It's no secret that almost all conventional household cleaners contain some toxic ingredients. Many contain carcinogens or suspected carcinogens, as well. When consumers buy commercial cleaning products, we expect them to do one thing, clean.
We use a wide array of scents, soaps, detergents, bleaching agents, softeners, polishes, and specialized cleaners for bathrooms, glass, drains, and ovens. But while the chemicals in cleaners foam, bleach..., and disinfect to make our dishes, bathtubs and countertops gleaming and germ-free, many also contribute to indoor air pollution, are poisonous if ingested and can be harmful if inhaled or touched. In fact, some cleaners are among the most toxic products found in the home. Some cause acute or immediate hazards, such as skin or respiratory irritation, watery eyes, or chemical burns, while others are associated with chronic, or long-term effects, such as cancer.
The most acutely dangerous cleaning products are corrosive drain cleaners, oven cleaners, and acidic toilet bowl cleaners, according to Philip Dickey of the Washington Toxics Coalition. The National Institute of Occupational Safety and Health has found that one-third of the substances used in the fragrance industry are toxic. But because the chemical formulas of fragrances are considered trade secrets, companies aren't required to list their ingredients but merely label them as containing "fragrance."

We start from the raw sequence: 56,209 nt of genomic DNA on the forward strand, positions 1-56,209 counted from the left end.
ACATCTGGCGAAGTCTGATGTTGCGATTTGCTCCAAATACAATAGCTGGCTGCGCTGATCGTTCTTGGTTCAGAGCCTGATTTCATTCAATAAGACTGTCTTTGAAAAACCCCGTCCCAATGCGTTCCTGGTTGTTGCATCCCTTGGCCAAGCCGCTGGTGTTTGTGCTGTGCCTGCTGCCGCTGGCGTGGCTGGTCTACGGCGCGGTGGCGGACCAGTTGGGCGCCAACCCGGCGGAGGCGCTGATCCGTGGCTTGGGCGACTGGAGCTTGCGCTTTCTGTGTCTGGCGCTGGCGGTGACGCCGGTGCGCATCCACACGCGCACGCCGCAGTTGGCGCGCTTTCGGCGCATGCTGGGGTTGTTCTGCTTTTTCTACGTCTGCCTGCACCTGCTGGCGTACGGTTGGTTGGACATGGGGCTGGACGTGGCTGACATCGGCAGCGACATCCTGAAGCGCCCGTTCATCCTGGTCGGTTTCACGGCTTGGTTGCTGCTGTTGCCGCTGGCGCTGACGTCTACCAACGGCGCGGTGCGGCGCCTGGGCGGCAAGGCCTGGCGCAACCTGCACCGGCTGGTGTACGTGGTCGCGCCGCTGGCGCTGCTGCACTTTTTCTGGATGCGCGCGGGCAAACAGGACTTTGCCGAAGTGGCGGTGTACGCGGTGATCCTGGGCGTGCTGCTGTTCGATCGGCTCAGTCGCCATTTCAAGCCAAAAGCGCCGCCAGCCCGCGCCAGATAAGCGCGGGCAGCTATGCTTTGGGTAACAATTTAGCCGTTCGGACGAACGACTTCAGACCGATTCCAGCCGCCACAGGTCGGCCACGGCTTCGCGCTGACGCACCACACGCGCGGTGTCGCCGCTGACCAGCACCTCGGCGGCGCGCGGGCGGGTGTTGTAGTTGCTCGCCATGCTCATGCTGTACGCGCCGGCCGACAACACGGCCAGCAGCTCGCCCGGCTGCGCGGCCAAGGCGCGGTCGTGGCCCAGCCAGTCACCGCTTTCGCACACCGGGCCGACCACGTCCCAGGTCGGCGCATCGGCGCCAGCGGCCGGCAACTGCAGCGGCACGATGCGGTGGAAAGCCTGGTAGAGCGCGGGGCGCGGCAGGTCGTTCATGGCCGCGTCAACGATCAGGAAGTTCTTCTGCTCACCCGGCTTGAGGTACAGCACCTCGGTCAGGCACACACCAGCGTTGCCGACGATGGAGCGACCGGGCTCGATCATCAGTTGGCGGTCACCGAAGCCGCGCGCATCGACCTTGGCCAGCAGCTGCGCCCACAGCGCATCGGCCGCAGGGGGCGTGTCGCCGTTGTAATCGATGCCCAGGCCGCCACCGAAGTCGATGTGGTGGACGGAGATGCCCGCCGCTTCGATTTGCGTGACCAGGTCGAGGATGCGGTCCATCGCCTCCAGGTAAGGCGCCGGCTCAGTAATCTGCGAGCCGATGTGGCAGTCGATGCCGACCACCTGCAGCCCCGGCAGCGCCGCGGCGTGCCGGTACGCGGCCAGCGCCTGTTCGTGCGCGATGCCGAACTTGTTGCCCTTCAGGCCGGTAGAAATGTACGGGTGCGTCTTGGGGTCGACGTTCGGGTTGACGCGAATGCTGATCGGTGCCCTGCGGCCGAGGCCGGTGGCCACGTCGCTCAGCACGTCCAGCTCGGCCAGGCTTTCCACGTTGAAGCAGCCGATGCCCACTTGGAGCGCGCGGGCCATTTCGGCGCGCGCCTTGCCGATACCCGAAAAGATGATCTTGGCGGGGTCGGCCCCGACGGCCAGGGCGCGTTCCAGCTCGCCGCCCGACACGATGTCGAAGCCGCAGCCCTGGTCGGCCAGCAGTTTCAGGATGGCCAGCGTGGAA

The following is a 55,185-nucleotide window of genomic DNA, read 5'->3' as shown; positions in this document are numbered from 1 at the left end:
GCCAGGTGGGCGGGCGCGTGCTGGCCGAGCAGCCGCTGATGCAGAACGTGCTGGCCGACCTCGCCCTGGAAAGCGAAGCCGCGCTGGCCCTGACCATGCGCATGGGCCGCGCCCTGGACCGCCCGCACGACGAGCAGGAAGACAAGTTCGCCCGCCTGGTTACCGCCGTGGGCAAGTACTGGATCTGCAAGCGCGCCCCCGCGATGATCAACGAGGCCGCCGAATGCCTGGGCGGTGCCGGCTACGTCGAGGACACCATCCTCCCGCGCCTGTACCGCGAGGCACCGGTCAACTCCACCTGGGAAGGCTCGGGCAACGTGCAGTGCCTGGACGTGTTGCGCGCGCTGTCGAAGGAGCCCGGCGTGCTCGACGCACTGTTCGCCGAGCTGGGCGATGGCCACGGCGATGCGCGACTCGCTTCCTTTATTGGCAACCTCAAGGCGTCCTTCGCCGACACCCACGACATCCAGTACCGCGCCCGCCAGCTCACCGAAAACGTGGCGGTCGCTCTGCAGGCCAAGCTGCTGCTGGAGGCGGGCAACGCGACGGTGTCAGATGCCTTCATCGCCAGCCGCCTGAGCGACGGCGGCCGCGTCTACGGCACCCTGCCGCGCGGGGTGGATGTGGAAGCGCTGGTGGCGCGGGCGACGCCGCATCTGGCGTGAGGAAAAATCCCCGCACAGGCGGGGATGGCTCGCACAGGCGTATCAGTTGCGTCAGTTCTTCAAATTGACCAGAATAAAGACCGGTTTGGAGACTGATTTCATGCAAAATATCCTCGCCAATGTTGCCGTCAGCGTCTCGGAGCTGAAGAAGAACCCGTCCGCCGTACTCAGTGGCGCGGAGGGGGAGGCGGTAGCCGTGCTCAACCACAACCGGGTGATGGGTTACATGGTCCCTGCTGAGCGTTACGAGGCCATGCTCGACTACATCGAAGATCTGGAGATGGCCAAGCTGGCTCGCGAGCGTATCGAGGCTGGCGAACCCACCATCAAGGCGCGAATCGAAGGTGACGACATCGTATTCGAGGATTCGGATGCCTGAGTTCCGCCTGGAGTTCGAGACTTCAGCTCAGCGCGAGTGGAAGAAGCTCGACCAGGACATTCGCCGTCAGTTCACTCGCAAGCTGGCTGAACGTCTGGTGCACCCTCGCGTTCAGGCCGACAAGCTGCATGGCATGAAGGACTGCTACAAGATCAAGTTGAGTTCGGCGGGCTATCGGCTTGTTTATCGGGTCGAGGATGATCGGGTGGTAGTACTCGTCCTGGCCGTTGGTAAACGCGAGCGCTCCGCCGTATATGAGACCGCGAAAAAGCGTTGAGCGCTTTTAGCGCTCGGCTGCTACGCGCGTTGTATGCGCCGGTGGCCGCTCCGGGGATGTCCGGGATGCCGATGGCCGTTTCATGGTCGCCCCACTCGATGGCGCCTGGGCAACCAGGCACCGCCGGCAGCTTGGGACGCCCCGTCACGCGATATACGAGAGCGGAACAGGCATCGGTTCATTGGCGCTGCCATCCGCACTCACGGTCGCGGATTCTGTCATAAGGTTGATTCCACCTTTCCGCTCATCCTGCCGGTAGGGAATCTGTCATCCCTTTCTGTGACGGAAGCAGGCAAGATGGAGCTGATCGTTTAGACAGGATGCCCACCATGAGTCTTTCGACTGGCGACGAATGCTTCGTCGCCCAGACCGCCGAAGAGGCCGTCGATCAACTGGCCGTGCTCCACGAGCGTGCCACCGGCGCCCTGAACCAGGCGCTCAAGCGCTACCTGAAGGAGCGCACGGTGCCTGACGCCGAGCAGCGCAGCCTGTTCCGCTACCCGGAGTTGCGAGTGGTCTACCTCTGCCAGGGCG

After cleaning liquids disappear down our drains, they are treated along with sewage and other waste water at municipal treatment plants, then discharged into nearby waterways. Most ingredients in chemical cleaners break down into harmless substances during treatment or soon afterward. Others, however, do not, threatening water quality or fish and other wildlife.
Another environmental concern with cleaning products is that many use chemicals that are petroleum-based, contributing to the depletion of this non-renewable resource and increasing our nation's dependence on imported oil.
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